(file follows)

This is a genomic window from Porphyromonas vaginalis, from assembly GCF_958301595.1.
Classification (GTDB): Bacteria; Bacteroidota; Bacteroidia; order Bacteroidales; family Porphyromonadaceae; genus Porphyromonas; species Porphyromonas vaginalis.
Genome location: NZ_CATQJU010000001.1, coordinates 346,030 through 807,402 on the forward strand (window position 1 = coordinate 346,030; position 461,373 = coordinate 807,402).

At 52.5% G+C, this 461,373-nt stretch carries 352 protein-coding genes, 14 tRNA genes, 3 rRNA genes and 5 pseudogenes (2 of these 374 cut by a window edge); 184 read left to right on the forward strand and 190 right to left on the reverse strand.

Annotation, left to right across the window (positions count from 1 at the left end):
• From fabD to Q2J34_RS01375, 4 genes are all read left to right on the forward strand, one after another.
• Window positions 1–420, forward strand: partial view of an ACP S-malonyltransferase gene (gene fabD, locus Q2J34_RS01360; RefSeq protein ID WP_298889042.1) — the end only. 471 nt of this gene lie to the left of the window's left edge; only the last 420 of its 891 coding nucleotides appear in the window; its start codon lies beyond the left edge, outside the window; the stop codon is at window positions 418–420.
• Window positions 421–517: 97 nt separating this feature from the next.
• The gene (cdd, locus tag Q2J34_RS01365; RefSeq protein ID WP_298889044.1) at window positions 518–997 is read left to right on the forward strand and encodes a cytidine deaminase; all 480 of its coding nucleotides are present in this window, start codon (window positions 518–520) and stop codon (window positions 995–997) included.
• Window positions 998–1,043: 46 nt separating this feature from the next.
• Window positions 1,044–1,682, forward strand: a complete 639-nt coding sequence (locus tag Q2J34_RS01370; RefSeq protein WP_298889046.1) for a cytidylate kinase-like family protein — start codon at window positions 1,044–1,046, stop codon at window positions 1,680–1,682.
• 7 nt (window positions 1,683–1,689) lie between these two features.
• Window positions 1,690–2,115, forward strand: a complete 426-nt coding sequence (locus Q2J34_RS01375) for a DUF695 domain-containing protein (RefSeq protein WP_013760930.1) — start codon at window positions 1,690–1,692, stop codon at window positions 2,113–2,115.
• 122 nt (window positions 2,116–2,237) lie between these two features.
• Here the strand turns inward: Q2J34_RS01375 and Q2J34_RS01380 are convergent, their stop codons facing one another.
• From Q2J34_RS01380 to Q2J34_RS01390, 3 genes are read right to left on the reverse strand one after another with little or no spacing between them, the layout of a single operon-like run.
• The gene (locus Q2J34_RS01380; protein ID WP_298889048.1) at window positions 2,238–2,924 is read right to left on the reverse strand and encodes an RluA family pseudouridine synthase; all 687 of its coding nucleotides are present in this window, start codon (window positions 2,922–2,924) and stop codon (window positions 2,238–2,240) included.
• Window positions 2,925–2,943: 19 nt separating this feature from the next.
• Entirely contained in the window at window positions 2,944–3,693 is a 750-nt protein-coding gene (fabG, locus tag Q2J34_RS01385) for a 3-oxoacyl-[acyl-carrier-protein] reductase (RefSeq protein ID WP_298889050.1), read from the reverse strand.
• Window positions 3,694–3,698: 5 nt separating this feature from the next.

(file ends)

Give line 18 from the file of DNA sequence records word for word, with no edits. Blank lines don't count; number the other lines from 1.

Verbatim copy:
• Window positions 2,925–2,943: 19 nt separating this feature from the next.